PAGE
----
Much less confusing to use the ISO/ETRTO sizing convention IMO. The old tire sizing conventions are confusing as all get out and can lead to problems with getting the wrong size tires for an oddball rim.

    As the OP has discovered different manufacturers tires of the same theoretial size can vary considerably in actual diameter and width, enough to cause problems if clearances are tight. This is one of the reasons that Cateye recommends doing an actual rollout test to determine wheel & tire true circumference for most accurate setup of their cycling computers.
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    Thanks for the link - tis a convoluted area for sure.

    Looking at that site, and reading the comments I'll try one size down next, EG the 27 x 1 1/8 tires. As I don't think I'll need new tubes, and my rims are 27x1, so I'm worried 27x1 tires would be to narrow for the rim. The bikes primarily going to be used for pleasure rides and commuting, so comfort is a bit of an issue also.

    To answer that question, the moto has vertical dropouts, with not a lot of room for play. I seat the tire at the inside end of the dropouts.
    1993 Cannondale T700 - 1994 Specialized Rockhopper - Actionbent T1 (Electrification in progress!)

  19. #19
    Senior Member johnknappcc's Avatar
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    Quote Originally Posted by DannoXYZ View Post
    Not everyone speaks American...
    LOL, I was just kidding, my wife is Canadian and she spells stuff funny too . . .

  20. #20
    Senior Member Bikedued's Avatar
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    Panaracers run bigger than normal, which could be part of your problem. The 27x1 1/8" will probably be comparable in size to a normal 27x1 1/4.,,,,BD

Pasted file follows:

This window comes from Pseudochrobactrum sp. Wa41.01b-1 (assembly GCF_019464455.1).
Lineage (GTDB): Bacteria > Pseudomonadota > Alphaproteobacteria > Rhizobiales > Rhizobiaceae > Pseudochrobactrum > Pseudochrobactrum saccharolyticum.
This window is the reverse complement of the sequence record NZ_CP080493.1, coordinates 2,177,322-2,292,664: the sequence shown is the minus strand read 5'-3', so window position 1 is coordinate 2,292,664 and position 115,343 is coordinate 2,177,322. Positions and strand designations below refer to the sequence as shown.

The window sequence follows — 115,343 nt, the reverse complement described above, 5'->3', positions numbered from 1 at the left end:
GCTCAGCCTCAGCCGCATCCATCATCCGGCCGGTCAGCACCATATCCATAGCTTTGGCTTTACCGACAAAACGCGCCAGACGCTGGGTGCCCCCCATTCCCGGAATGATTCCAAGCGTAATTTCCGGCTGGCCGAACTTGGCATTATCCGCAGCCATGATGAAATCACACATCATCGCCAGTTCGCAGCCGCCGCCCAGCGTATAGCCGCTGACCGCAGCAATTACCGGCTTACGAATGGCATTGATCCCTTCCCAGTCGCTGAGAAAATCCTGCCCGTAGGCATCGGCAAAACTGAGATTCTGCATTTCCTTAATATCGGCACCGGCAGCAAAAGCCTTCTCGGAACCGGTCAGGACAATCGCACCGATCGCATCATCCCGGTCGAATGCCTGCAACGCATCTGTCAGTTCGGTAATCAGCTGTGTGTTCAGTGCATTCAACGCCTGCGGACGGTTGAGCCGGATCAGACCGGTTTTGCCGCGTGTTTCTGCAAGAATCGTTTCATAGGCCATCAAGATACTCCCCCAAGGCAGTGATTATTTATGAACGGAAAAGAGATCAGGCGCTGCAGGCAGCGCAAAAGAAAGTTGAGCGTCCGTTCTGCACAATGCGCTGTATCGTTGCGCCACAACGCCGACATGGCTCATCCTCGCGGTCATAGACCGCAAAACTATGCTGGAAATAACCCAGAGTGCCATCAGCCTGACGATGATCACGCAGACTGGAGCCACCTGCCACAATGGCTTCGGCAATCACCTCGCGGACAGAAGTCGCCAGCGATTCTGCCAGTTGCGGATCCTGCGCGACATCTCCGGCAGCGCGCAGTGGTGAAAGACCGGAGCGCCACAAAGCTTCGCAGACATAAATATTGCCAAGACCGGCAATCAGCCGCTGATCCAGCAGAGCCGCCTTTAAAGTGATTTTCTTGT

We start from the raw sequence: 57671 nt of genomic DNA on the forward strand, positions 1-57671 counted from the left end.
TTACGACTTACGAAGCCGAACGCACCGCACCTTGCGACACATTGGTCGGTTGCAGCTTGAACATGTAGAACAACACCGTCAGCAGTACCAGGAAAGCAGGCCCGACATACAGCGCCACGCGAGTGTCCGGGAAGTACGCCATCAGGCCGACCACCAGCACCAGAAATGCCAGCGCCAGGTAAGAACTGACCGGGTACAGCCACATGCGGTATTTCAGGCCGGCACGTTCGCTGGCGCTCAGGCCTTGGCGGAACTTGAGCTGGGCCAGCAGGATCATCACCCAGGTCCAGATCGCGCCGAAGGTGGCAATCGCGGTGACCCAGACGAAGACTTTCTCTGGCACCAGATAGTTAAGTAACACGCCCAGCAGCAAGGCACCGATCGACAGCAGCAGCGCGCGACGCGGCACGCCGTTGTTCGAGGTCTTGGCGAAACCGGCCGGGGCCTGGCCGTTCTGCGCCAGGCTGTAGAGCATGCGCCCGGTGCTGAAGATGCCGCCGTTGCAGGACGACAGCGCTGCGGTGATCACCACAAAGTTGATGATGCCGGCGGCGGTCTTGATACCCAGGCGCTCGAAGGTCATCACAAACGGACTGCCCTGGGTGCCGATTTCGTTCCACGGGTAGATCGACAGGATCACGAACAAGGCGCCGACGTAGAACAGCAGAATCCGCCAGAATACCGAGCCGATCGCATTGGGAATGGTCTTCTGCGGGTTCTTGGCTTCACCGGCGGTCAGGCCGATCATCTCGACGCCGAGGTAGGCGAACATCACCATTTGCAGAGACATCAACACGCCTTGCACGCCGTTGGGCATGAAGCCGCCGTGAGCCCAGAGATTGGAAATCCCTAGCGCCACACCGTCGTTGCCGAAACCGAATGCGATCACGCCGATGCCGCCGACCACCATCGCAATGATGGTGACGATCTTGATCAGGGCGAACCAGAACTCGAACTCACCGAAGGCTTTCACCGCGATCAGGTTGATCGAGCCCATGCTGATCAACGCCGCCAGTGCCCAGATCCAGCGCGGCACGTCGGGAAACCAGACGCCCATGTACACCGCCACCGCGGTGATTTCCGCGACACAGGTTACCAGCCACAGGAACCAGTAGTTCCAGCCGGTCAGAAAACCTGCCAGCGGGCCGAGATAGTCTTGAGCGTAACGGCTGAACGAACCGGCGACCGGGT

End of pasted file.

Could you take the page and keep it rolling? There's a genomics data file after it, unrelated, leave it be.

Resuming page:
Last edited by Bikedued; 05-14-09 at 03:05 PM.
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    Good to know, thanks!
    1993 Cannondale T700 - 1994 Specialized Rockhopper - Actionbent T1 (Electrification in progress!)

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    Unless you really want the narrowest possible tire, I would also suggest 27 x 1 1/8" as a good bet since you had been using 27 x 1 1/4" in a different brand.

    Going to 27 x 1" may be too narrow for some rims... but if the wheels on your bike are what came with it, based on the close clearances, I think the rims might be OK for narrow tires.

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    Yes, I still have the same 27x1 rims that came with the bike. Think that would be ok with a 27x1 tire?
    1993 Cannondale T700 - 1994 Specialized Rockhopper - Actionbent T1 (Electrification in progress!)

  24. #24
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    Quote Originally Posted by corkscrew View Post
    Yes, I still have the same 27x1 rims that came with the bike. Think that would be ok with a 27x1 tire?
    they should work